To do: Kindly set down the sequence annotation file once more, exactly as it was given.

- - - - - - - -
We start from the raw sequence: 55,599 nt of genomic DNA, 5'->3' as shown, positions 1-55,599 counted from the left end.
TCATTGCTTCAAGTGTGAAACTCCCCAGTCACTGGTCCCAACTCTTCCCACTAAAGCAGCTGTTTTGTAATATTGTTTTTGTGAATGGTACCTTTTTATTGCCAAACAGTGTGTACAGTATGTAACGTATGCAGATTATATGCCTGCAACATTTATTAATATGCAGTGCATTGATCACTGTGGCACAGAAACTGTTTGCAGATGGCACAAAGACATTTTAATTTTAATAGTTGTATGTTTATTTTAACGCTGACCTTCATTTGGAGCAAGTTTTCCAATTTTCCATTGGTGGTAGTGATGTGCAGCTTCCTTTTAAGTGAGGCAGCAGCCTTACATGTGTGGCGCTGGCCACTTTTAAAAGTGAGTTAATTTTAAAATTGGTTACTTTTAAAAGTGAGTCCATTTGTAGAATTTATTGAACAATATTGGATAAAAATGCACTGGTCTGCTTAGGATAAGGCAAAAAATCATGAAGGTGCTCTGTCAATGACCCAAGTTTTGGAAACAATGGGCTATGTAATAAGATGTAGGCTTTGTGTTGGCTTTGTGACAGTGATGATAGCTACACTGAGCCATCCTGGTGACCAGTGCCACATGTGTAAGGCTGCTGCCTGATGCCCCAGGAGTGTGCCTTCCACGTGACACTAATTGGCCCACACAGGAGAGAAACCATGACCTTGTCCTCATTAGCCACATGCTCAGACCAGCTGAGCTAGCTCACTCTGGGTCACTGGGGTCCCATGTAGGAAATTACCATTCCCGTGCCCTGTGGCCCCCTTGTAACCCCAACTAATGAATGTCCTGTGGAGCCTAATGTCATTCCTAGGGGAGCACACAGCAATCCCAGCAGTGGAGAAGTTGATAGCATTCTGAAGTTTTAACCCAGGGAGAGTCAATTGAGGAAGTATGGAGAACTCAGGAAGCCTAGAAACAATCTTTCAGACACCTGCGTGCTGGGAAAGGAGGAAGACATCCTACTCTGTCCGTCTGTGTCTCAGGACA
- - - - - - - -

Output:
We start from the raw sequence: 55,599 nt of genomic DNA, 5'->3' as shown, positions 1-55,599 counted from the left end.
TCATTGCTTCAAGTGTGAAACTCCCCAGTCACTGGTCCCAACTCTTCCCACTAAAGCAGCTGTTTTGTAATATTGTTTTTGTGAATGGTACCTTTTTATTGCCAAACAGTGTGTACAGTATGTAACGTATGCAGATTATATGCCTGCAACATTTATTAATATGCAGTGCATTGATCACTGTGGCACAGAAACTGTTTGCAGATGGCACAAAGACATTTTAATTTTAATAGTTGTATGTTTATTTTAACGCTGACCTTCATTTGGAGCAAGTTTTCCAATTTTCCATTGGTGGTAGTGATGTGCAGCTTCCTTTTAAGTGAGGCAGCAGCCTTACATGTGTGGCGCTGGCCACTTTTAAAAGTGAGTTAATTTTAAAATTGGTTACTTTTAAAAGTGAGTCCATTTGTAGAATTTATTGAACAATATTGGATAAAAATGCACTGGTCTGCTTAGGATAAGGCAAAAAATCATGAAGGTGCTCTGTCAATGACCCAAGTTTTGGAAACAATGGGCTATGTAATAAGATGTAGGCTTTGTGTTGGCTTTGTGACAGTGATGATAGCTACACTGAGCCATCCTGGTGACCAGTGCCACATGTGTAAGGCTGCTGCCTGATGCCCCAGGAGTGTGCCTTCCACGTGACACTAATTGGCCCACACAGGAGAGAAACCATGACCTTGTCCTCATTAGCCACATGCTCAGACCAGCTGAGCTAGCTCACTCTGGGTCACTGGGGTCCCATGTAGGAAATTACCATTCCCGTGCCCTGTGGCCCCCTTGTAACCCCAACTAATGAATGTCCTGTGGAGCCTAATGTCATTCCTAGGGGAGCACACAGCAATCCCAGCAGTGGAGAAGTTGATAGCATTCTGAAGTTTTAACCCAGGGAGAGTCAATTGAGGAAGTATGGAGAACTCAGGAAGCCTAGAAACAATCTTTCAGACACCTGCGTGCTGGGAAAGGAGGAAGACATCCTACTCTGTCCGTCTGTGTCTCAGGACA